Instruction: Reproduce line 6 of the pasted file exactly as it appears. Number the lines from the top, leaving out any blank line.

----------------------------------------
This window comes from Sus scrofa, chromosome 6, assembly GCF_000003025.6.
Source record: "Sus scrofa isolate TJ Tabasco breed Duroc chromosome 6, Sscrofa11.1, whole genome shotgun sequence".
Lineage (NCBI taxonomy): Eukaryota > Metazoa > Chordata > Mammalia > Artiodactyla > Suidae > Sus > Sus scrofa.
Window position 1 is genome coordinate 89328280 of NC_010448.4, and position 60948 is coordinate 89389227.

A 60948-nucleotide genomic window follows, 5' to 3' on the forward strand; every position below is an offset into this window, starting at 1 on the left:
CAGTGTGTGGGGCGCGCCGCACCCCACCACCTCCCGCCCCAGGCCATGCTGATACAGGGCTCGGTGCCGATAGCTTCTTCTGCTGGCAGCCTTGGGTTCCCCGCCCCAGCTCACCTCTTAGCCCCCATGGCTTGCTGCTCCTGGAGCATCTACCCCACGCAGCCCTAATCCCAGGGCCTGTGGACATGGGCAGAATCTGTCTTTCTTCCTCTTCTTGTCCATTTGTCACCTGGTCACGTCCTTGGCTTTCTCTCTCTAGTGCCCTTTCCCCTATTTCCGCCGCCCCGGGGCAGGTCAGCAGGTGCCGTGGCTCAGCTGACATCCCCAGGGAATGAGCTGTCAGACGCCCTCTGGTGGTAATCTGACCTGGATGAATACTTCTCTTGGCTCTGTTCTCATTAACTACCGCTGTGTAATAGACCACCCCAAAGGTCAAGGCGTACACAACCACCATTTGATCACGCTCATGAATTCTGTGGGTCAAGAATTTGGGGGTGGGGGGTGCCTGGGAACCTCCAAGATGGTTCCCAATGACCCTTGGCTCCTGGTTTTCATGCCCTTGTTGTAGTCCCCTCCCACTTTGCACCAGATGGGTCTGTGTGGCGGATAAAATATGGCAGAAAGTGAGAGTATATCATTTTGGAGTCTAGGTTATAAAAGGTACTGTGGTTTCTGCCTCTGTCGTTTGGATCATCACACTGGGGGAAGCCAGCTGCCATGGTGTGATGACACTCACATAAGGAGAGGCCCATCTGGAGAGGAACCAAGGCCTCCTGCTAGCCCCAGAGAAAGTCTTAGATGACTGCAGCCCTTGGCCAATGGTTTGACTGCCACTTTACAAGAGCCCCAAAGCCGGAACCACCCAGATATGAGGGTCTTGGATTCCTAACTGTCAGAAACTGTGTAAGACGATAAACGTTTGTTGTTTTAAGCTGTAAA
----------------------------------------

CAGTGTGTGGGGCGCGCCGCACCCCACCACCTCCCGCCCCAGGCCATGCTGATACAGGGCTCGGTGCCGATAGCTTCTTCTGCTGGCAGCCTTGGGTTCCCCGCCCCAGCTCACCTCTTAGCCCCCATGGCTTGCTGCTCCTGGAGCATCTACCCCACGCAGCCCTAATCCCAGGGCCTGTGGACATGGGCAGAATCTGTCTTTCTTCCTCTTCTTGTCCATTTGTCACCTGGTCACGTCCTTGGCTTTCTCTCTCTAGTGCCCTTTCCCCTATTTCCGCCGCCCCGGGGCAGGTCAGCAGGTGCCGTGGCTCAGCTGACATCCCCAGGGAATGAGCTGTCAGACGCCCTCTGGTGGTAATCTGACCTGGATGAATACTTCTCTTGGCTCTGTTCTCATTAACTACCGCTGTGTAATAGACCACCCCAAAGGTCAAGGCGTACACAACCACCATTTGATCACGCTCATGAATTCTGTGGGTCAAGAATTTGGGGGTGGGGGGTGCCTGGGAACCTCCAAGATGGTTCCCAATGACCCTTGGCTCCTGGTTTTCATGCCCTTGTTGTAGTCCCCTCCCACTTTGCACCAGATGGGTCTGTGTGGCGGATAAAATATGGCAGAAAGTGAGAGTATATCATTTTGGAGTCTAGGTTATAAAAGGTACTGTGGTTTCTGCCTCTGTCGTTTGGATCATCACACTGGGGGAAGCCAGCTGCCATGGTGTGATGACACTCACATAAGGAGAGGCCCATCTGGAGAGGAACCAAGGCCTCCTGCTAGCCCCAGAGAAAGTCTTAGATGACTGCAGCCCTTGGCCAATGGTTTGACTGCCACTTTACAAGAGCCCCAAAGCCGGAACCACCCAGATATGAGGGTCTTGGATTCCTAACTGTCAGAAACTGTGTAAGACGATAAACGTTTGTTGTTTTAAGCTGTAAA